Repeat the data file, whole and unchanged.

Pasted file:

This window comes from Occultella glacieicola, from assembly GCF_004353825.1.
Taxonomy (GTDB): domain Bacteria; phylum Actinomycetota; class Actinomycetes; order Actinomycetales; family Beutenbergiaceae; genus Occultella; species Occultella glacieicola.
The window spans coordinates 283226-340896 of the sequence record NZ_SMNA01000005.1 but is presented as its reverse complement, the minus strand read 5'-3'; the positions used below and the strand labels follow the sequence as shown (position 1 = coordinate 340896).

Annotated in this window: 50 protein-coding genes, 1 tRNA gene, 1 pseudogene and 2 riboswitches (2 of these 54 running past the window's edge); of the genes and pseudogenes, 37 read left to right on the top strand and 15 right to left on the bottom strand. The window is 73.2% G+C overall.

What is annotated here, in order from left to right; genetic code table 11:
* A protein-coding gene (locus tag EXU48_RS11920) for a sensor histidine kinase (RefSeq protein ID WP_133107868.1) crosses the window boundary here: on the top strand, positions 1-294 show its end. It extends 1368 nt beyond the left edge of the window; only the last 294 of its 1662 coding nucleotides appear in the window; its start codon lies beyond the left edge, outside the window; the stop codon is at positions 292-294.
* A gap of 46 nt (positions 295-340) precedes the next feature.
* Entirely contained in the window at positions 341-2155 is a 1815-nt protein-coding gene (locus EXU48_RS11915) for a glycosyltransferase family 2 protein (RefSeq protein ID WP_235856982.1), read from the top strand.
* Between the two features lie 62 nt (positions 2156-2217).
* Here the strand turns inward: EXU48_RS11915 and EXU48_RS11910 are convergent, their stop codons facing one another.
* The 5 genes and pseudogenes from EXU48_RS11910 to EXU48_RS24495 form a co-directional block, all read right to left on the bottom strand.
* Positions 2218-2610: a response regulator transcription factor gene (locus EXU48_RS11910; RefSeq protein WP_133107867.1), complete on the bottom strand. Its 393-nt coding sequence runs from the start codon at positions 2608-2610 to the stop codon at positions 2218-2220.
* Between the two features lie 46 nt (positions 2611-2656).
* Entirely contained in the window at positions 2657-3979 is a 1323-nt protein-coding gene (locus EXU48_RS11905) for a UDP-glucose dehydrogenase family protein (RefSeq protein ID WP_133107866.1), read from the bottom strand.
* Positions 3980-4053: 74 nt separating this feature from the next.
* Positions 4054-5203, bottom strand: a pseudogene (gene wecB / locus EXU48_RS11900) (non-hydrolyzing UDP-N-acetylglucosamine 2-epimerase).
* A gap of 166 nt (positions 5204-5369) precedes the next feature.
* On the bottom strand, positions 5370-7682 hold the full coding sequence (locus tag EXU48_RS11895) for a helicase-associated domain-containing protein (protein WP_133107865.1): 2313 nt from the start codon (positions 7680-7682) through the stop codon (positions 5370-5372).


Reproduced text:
This window comes from Occultella glacieicola, from assembly GCF_004353825.1.
Taxonomy (GTDB): domain Bacteria; phylum Actinomycetota; class Actinomycetes; order Actinomycetales; family Beutenbergiaceae; genus Occultella; species Occultella glacieicola.
The window spans coordinates 283226-340896 of the sequence record NZ_SMNA01000005.1 but is presented as its reverse complement, the minus strand read 5'-3'; the positions used below and the strand labels follow the sequence as shown (position 1 = coordinate 340896).

Annotated in this window: 50 protein-coding genes, 1 tRNA gene, 1 pseudogene and 2 riboswitches (2 of these 54 running past the window's edge); of the genes and pseudogenes, 37 read left to right on the top strand and 15 right to left on the bottom strand. The window is 73.2% G+C overall.

What is annotated here, in order from left to right; genetic code table 11:
* A protein-coding gene (locus tag EXU48_RS11920) for a sensor histidine kinase (RefSeq protein ID WP_133107868.1) crosses the window boundary here: on the top strand, positions 1-294 show its end. It extends 1368 nt beyond the left edge of the window; only the last 294 of its 1662 coding nucleotides appear in the window; its start codon lies beyond the left edge, outside the window; the stop codon is at positions 292-294.
* A gap of 46 nt (positions 295-340) precedes the next feature.
* Entirely contained in the window at positions 341-2155 is a 1815-nt protein-coding gene (locus EXU48_RS11915) for a glycosyltransferase family 2 protein (RefSeq protein ID WP_235856982.1), read from the top strand.
* Between the two features lie 62 nt (positions 2156-2217).
* Here the strand turns inward: EXU48_RS11915 and EXU48_RS11910 are convergent, their stop codons facing one another.
* The 5 genes and pseudogenes from EXU48_RS11910 to EXU48_RS24495 form a co-directional block, all read right to left on the bottom strand.
* Positions 2218-2610: a response regulator transcription factor gene (locus EXU48_RS11910; RefSeq protein WP_133107867.1), complete on the bottom strand. Its 393-nt coding sequence runs from the start codon at positions 2608-2610 to the stop codon at positions 2218-2220.
* Between the two features lie 46 nt (positions 2611-2656).
* Entirely contained in the window at positions 2657-3979 is a 1323-nt protein-coding gene (locus EXU48_RS11905) for a UDP-glucose dehydrogenase family protein (RefSeq protein ID WP_133107866.1), read from the bottom strand.
* Positions 3980-4053: 74 nt separating this feature from the next.
* Positions 4054-5203, bottom strand: a pseudogene (gene wecB / locus EXU48_RS11900) (non-hydrolyzing UDP-N-acetylglucosamine 2-epimerase).
* A gap of 166 nt (positions 5204-5369) precedes the next feature.
* On the bottom strand, positions 5370-7682 hold the full coding sequence (locus tag EXU48_RS11895) for a helicase-associated domain-containing protein (protein WP_133107865.1): 2313 nt from the start codon (positions 7680-7682) through the stop codon (positions 5370-5372).